Today, Spear, Leeds & Kellogg (SLK, booth #3000) will demo pre-trade transaction-cost analysis (TCA) as part of its REDIPlus Release 4.2, a new version of SLK's direct-access trading platform with algorithmic trading strategies from Goldman Sachs. The new feature, known as The Guide, allows a trader to graphically see and control how fast or slow a particular algorithm will execute the order and how much that will cost or move the market, SLK says.
"We've taken the concept of algorithms to the next level," says Greg Tusar, managing director and head of product development at SLK, who stresses that the ability to depict how the algorithm will work before a trader submits the order is a key functionality. "Being able to see the transaction cost for different levels of aggression is really the innovation." A trader can set the risk preference -- the user's assessment of volatility for a stock -- from one to 10, and enter the start time and order size, he explains.
"When you key-in an order to trade 100,000 shares, you can go through all 10 risk preferences. You can see which one suits your time frame for executing the order and you can see what your estimated cost is," Tusar says.
The Guide works hand-in-hand with the 4Cast algorithm -- based on the concept of implementation shortfall -- which develops a schedule for executing the order without moving the market and impacting price. "4Cast comes up with a plan to execute the order. If it sees liquidity in the market, it will alter the plan to execute the order faster," explains Tusar. It is one of four algorithms that the Goldman Sachs Algorithmic Trading (GSAT) group provides via REDIPlus. GSAT is a team of 20 to 25 people around the world who have expertise in financial engineering and logistics, such as how orders work on the New York Stock Exchange.
A second new feature of REDIPlus Release 4.2, known as Spread Trader, automates pairs trading -- the ability to trade two stocks at once -- by taking long and short positions that are dollar neutral. In merger arbitrage, hedge funds typically use this strategy, though institutions could use it if they thought one stock would outperform another, such as IBM versus Microsoft. Spread Trader was previously a function of the stand-alone application TradeFactory, a portfolio-trading system, which SLK acquired when it acquired brokerage firm TLW in 1999.
According to Tusar, SLK plans to expand into Asian markets later this year. He notes that the next piece of functionality added to REDIPlus will be some post-trade analytics.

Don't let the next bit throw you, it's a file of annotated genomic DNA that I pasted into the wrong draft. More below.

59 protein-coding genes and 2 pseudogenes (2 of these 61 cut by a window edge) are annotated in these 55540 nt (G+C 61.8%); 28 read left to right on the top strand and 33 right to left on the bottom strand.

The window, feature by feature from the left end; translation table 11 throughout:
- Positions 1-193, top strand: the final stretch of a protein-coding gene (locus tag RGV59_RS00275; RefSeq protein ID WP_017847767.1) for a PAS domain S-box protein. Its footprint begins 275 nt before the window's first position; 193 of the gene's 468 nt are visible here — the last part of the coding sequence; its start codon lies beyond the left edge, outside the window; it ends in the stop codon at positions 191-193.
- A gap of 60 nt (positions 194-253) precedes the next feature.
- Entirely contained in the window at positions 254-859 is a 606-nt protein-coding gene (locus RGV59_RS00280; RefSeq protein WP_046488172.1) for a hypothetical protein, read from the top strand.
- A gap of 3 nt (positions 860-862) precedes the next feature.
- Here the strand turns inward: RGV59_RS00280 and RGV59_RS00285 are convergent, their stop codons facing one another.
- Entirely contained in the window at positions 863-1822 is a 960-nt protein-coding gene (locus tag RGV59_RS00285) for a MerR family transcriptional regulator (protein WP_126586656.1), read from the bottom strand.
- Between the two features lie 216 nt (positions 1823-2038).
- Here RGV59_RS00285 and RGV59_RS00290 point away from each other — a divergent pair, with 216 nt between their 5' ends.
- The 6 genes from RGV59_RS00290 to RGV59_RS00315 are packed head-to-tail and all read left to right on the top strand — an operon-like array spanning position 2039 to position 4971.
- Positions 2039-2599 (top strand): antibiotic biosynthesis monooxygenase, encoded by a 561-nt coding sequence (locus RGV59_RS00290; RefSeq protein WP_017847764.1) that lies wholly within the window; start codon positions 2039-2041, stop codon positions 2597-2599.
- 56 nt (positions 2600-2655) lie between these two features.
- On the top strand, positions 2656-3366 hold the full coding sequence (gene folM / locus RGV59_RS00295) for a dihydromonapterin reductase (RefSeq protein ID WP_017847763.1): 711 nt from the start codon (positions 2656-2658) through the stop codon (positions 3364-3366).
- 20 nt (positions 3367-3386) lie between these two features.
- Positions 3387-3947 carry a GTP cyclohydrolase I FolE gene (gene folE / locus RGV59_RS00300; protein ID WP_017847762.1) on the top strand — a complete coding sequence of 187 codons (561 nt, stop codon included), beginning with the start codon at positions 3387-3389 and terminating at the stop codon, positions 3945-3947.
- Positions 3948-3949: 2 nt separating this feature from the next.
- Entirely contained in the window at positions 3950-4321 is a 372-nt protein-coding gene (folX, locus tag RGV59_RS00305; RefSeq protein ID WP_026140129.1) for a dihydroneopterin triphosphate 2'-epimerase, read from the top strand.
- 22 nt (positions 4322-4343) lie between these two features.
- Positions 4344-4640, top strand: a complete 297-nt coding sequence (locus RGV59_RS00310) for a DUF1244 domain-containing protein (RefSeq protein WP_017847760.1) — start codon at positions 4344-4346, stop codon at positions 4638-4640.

Meanwhile, SLK is facing competition from FlexTrade Systems and Portware (booth #4513), which have become major players in program trading and algorithmic trading. Both platforms offer transaction-cost analysis and pairs trading, and both software firms market themselves as broker-neutral platforms, though other sources in the vendor community point out that REDIPlus is affiliated with Goldman Sachs.
Tusar says REDIPlus is a multi-broker platform. "Through these tools you can direct orders to other brokers," he says, noting that firms use the Financial Information Exchange (FIX) protocol to reach other brokers via REDIPlus. "We are a central location that is destination-neutral, so [clients] can go to other brokers or exchanges. That is the strategic direction for us," he adds. In fact, traders who use either FlexTrade or Portware route orders through REDIPlus, says Tusar, who notes that those systems are better suited for traders that want complete control over their executions and to write their own rules.
Sang Lee, manager of the securities and investments practice at Celent Communications, says that REDIPlus has been "overshadowed" by other portfolio-trading platforms. Goldman "is playing catch-up," he says. "They are trying to reestablish themselves in this marketplace. There's been some confusion as to what REDIPlus is capable of. For a long time REDIPlus has been thought of as a front-end to REDIBook." SLK sold REDIBook, an electronic communications network (ECN) to Archipelago (booth #3115) five years ago, after Goldman acquired SLK.
SLK executives say providing a smart order-router and connectivity to destinations is no longer enough. "We want to be the premier execution platform. We want to be a one-stop shop for any strategy or destination," says Adam Mazur, vice president, responsible for the SLK execution product. <<< Ivy is Editor-at-Large for Advanced Trading and Wall Street & Technology. Ivy is responsible for writing in-depth feature articles, daily blogs and news articles with a focus on automated trading in the capital markets. As an industry expert, Ivy has reported on a myriad ... View Full Bio